Another growth area is connected TV advertising, which includes ads served to TV sets via the internet, be it via a smart TV or another device such as a Blu-ray player, game console or set-top box, such as Roku or Google Chromecast.

We predict that 57.2% of the US population will watch connected TV in 2019, up from 51.7% in 2017. And Nielsen estimates that between Q4 2017 and Q1 2018, the average amount of time that people spent watching content on connected TV devices increased by 5 minutes per day to 40 minutes.

The growth in users and time spent with connected TV has led to an increasing supply of ad impressions. FreeWheel, a video ad server owned by Comcast, reported a 53% growth in connected TV ad views in 2018. The share of ad impressions that video ad tech firm Extreme Reach served through connected TVs jumped from 15% in Q4 2017 to 44% in Q4 2018.

“The inventory out there has opened up substantially over the past 12 to 16 months,” said April Weeks, executive vice president of media operations and services at DSP firm Centro.

DSPs are aggressively pitching TV-focused products in an attempt to capitalize on these trends. The Trade Desk continues to highlight growth in connected TV ad spend during its earnings calls. AT&T plans to expand its advanced TV business and consolidate its ad spend to run through its own DSP. dataxu laid off workers and reorganized its company around TV products. Beeswax raised funds to support connected TV offerings. Amazon and Google control two of the industry’s most commonly used DSPs and they also own connected TV devices and popular digital video platforms. And Amobee partnered with Nielsen to expand its TV buying capabilities.

“The way in which you buy TV and attribute it to your path to purchase is so similar to digital,” said Joe Barbagallo, department manager of digital, social and CRM at Jaguar Land Rover North America. “It makes total sense that [DSPs] would move toward this way of billing themselves.”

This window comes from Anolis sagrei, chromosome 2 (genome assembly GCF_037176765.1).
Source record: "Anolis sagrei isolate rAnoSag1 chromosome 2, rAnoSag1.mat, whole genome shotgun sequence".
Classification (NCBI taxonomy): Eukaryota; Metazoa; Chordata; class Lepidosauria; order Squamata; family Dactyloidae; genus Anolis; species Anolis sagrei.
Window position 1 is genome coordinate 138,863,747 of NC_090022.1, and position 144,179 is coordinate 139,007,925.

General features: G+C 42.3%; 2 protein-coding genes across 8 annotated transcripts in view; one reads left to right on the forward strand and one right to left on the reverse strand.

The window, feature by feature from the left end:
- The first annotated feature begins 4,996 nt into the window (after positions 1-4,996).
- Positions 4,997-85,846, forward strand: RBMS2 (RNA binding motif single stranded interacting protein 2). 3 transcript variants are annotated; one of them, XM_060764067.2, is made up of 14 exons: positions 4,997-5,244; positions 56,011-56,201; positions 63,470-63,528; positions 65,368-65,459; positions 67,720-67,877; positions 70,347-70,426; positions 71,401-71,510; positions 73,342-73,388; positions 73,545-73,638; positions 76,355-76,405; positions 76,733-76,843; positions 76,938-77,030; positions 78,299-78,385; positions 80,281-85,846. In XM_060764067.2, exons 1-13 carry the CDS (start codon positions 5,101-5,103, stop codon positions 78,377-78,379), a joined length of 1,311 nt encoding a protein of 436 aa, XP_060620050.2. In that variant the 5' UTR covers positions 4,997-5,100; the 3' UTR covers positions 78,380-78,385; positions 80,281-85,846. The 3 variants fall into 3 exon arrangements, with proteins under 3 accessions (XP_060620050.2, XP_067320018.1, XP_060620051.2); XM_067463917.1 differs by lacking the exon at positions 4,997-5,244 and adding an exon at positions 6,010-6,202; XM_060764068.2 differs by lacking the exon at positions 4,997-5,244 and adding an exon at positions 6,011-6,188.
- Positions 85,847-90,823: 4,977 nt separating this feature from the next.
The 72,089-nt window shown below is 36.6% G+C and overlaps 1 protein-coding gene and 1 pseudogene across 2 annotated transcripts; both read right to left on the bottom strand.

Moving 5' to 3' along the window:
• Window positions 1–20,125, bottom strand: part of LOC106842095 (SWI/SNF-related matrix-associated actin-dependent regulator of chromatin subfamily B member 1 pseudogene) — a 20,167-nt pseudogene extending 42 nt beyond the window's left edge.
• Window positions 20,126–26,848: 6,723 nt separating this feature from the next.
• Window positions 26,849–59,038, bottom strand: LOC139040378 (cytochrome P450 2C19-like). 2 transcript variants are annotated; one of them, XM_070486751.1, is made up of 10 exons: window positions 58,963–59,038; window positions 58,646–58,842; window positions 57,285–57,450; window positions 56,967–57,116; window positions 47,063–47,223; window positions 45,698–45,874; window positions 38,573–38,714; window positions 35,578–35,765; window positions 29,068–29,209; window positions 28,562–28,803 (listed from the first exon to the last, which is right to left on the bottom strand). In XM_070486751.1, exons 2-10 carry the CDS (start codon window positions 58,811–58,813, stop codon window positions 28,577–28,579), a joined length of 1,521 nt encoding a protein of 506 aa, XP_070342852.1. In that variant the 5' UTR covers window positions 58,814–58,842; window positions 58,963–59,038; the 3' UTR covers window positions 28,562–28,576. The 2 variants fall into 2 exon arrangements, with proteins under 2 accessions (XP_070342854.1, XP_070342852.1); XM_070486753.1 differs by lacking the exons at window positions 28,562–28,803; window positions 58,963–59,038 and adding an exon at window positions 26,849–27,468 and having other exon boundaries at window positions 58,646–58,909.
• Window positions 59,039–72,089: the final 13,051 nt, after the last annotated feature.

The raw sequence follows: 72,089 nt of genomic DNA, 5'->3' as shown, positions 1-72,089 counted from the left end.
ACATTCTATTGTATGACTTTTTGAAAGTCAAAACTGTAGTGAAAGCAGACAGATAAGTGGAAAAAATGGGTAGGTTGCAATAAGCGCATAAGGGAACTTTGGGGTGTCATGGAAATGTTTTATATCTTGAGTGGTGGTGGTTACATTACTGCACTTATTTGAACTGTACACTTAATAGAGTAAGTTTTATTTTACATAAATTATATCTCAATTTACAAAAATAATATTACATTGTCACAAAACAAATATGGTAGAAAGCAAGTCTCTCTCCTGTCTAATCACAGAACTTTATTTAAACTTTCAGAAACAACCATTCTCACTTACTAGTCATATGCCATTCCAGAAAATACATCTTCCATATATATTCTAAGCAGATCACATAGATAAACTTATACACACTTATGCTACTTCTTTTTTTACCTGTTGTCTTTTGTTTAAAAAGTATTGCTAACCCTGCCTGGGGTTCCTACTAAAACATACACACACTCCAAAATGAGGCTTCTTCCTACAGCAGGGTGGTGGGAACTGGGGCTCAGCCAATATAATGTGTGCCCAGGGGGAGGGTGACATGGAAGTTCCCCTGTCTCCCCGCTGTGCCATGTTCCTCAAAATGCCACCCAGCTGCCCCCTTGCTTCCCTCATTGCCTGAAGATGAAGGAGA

These announcements give the impression that nearly every DSP is trying to hitch itself to the digitization of TV ad spend. In a poll of digital advertisers by Advertiser Perceptions, audience targeting and cross-screen planning were cited as the top two criteria driving investment in advanced TV products. In April 2019, the TV ad targeting coalition OpenAP unveiled its own ad marketplace where advertisers can buy inventory from Viacom, Fox and NBCUniversal properties on both linear TV and digital streaming platforms. The marketplace will arrive in time for the fall TV season, according to OpenAP.

“I would say anybody that’s not talking about [advanced TV] or doing something with it is in a little bit of trouble right now because that’s where the money is moving,” said Jon Schulz, CMO of Viant, an ad tech company that has a DSP product.

Although users are changing how they view TV, companies trying to capitalize on advanced TV face numerous challenges: Inventory is finite, the digital video marketplace is fragmented and difficult to measure and DSPs face stiff competition. Between 2016 and 2018, advertisers cut the number of DSPs they use per month by about 40%, according to ad tracking company Pathmatics. Advanced TV products alone can’t save struggling businesses or prevent consolidation. For instance, Sizmek promoted its own advanced TV products but sought Chapter 11 protection last month.

Also published on Medium.


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